by Jim Riggs
Marlins Quite A Catch For Lunetta
"There was nothing," he said. There wasn't even a file folder."
But expansion teams, like Rome - aren't built in a day. And, besides, he now has file folders, along with plenty of young, aggressive front office colleagues, who are eagerly putting the pieces of the puzzle together as the Marlins prepare for their major league debut in 1993.
"I don't think I've felt this kind of excitement and this energy level since I had my first opportunity to work at the major league level," the 36-year-old Jamestown native said Thursday night from his Fort Lauderdale home.
That was back in the fall of 1985 when he was named director of team travel for the Montreal Expos. Since then, his baseball odyssey has taken him to Cincinnati, Rochester and finally to his present locale, South Florida, as the Marlins' director of minor league administration.
"There's so many different elements that are a part of the Marlins' situation that make it as exciting as it is," Lunetta said. "One, is the reunion with all the (former) Expos' (front-office) personnel, the fact it's an expansion franchise and it's owned by Wayne Huizenga. We have a strong franchise. And living in a warm climate certainly doesn't detract from my enthusiasm."
Lunetta's duties in recent months have included: obtaining equipment; interviewing and selecting sites for the Marlins' minor league teams (Erie, Pa. and Kissimmee, Fla.); working closely with the team's financial people in a variety of matters; studying baseball's administrative rule book; selecting a site for the June mini-camp; researching possibilities for a spring training site; putting budgets together; and looking ahead to the June amateur draft.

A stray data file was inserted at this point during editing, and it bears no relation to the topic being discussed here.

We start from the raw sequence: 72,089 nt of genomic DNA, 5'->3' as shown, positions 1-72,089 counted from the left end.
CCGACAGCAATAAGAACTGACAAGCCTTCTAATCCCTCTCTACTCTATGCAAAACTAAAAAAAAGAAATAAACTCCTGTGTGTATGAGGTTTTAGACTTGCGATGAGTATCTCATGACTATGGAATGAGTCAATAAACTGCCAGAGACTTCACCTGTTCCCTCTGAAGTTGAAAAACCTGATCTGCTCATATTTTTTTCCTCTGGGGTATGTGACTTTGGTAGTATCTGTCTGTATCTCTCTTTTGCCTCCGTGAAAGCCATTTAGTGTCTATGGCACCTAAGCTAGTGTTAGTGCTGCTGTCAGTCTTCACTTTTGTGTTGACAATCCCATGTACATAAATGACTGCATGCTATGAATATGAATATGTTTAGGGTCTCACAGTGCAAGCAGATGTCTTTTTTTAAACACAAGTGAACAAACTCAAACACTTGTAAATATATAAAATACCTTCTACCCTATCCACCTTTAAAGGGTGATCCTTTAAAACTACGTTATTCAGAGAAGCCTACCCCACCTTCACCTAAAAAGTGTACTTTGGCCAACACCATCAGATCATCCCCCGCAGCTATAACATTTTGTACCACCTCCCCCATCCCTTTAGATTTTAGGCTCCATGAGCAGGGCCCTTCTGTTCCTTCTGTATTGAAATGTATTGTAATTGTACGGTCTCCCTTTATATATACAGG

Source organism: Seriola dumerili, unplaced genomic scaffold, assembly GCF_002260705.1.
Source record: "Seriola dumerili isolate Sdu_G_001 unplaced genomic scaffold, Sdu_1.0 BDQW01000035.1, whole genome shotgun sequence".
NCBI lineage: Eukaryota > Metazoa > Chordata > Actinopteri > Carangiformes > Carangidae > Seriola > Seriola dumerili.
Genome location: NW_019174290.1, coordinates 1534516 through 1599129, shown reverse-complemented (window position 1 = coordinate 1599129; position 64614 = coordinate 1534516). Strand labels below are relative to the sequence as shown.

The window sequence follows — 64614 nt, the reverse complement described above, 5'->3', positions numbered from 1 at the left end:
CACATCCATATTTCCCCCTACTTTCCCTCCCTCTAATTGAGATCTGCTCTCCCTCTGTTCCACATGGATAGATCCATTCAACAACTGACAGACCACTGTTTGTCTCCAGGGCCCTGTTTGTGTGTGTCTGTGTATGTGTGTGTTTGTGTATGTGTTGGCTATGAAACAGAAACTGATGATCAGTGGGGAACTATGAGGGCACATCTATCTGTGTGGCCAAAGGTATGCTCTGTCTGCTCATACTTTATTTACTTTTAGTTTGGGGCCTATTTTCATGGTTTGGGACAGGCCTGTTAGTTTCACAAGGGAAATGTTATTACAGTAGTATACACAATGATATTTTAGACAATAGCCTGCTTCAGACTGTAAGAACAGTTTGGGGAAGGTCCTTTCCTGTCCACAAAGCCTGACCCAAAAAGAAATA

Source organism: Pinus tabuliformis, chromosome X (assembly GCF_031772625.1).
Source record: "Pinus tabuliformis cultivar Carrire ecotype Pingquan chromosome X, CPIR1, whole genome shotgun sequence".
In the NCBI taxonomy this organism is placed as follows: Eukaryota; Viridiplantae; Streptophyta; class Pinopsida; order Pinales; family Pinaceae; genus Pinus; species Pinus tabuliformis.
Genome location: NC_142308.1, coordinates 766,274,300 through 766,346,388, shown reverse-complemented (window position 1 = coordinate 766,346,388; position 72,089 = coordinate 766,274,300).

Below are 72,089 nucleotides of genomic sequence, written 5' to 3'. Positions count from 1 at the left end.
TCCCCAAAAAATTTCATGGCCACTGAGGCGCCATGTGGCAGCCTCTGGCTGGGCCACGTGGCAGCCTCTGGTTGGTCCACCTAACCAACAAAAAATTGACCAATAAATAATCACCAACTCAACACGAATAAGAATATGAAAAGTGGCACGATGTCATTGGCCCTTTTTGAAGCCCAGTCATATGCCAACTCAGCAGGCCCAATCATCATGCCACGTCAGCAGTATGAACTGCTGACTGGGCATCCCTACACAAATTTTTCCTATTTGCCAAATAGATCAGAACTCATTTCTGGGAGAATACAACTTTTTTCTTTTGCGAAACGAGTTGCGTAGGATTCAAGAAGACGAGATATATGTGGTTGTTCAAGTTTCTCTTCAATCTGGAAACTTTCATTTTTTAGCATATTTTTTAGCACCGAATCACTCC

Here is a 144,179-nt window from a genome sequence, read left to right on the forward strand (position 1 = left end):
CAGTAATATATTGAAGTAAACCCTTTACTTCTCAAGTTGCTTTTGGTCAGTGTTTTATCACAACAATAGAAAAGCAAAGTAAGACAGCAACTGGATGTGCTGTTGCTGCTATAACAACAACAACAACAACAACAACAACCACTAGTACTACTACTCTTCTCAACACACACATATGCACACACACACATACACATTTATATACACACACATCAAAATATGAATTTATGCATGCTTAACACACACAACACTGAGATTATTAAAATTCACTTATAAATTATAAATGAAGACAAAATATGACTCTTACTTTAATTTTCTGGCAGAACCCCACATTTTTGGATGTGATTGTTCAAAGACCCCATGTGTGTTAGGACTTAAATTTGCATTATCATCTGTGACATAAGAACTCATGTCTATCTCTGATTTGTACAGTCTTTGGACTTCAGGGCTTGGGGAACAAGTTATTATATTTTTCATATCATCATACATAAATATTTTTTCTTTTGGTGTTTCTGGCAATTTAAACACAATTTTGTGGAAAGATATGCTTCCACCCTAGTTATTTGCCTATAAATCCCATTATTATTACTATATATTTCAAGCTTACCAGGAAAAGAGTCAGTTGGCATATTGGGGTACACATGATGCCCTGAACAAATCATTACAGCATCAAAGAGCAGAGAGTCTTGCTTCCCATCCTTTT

"I've called on close friends in baseball and they've answered questions," Lunetta said. "They've helped me a great deal. They realize we're going to make some mistakes, miss some things, but as long as they are not major mistakes, we're OK."
"When David (Dombrowski, general manager) hired me, he made the comment that we'll probably only have one opportunity to build an expansion franchise," Lunetta said. "Many people in the game have long contended if you ever have a chance to build a team from scratch, jump at it."
Lunetta has fallen head over heels.
"My opportunity has been everything, and more than, I anticipated," he said. "Sometimes I find myself having to contain myself because this is such a positive environment. Its so challenging and sometimes the day-to-day responsibilities are filled with so much energy and excitement, it sometimes borders on indescribable."
Under the lights Thursday night at Joe Robbie stadium, the prototype uniforms that the Marlins will be wearing next year were modeled for the team's top brass. The man doing the modeling was Lunetta.
"A year ago if somebody told me, 'Twelve months from this day, you're going to be running around Joe Robbie Stadium displaying a new uniform of the Florida Marlins,' I would have said, "You're ready for Gowanda (State Hospital) and I'll follow you there," Lunetta said.
Yes, things have worked out quite nicely for him, thank you. But there is one problem.
"The most difficult thing for us right now is to have to wait a whole year to throw out the first pitch," Lunetta said.
Yet, as he knows all too well, good things happen to those who wait.
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